Ea spoke to the Primeval Gods, "Hear my words, Ο Primeval Gods, who know the primeval words. Open again the old,fatherly, grandfatherly storehouses. Let them bring forth the seal of the primeval fathers and with it reseal them.
Let them bring forth the primeval copper cutting tool with which they cut apart heaven and earth. We will cut off Ullikummi, the Basalt, under his feet, him whom Kumarbi raised against the gods as a supplanter of Tessub
Baal's mountain was biblical Zaphon, known in Ugaritic as Sapan, in Hittite and Hurrian as Mount Hazzi, in Akkadian as Ba'lisapuna, in Greek and Latin as Casius (< Kasios), and in modern Arabic as Jebel 'el-Aqra', which stands at a height of 5,660 ft. about 25 miles north of Ras Shamra and 2.5 miles from the coast. Sapan was the site of both Baal's palace and his divine battle with Yamm/Lotan and (later) Mot . Similarly the Hurrian-Hittite myth of Ullikumi places the conflict between the storm-god and Ullikumi at Mount Hazzi , and Zeus similarly fights Typhon and other monsters on Mount Casius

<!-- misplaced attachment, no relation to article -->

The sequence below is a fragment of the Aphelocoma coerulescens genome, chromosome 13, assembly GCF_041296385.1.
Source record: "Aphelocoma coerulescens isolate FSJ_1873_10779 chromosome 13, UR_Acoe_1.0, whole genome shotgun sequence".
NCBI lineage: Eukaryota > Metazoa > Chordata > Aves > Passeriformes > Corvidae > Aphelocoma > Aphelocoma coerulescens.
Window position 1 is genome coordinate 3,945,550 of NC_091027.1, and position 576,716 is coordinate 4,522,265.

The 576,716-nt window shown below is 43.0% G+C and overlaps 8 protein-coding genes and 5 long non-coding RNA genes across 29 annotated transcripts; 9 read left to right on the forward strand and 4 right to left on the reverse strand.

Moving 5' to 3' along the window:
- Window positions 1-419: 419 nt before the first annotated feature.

Biblical allusions to the mythological battle between Yahweh and dragon appear in Psalm 74:13; 89:9-10; Isaiah 27:1 51:9-10; Revelation 12:7-9, though none of them locate the conflict on a mountain. Familiarity with Zaphon as Baal's abode is evident in the toponym Baal-Zephon in Exodus 14:1, 9, Numbers 33:7.
here are numerous references in the OT to Zaphon as Yahweh's holy mountain, resulting through an identification between Yahweh and Baal. Since Yahweh also merges with El in Israelite religion, the biblical texts conflate Zaphon with El's abode as well as the "mountain of assembly" (where the "divine council" meets). Helal, son of Shahar (the twin brother of Shalam, the god of sunset), declares in Isaiah 14:13-14: "I will sit on the Mount of Assembly in the recesses of Zaphon. I will climb to the top of thunderclouds, I will rival the Most High.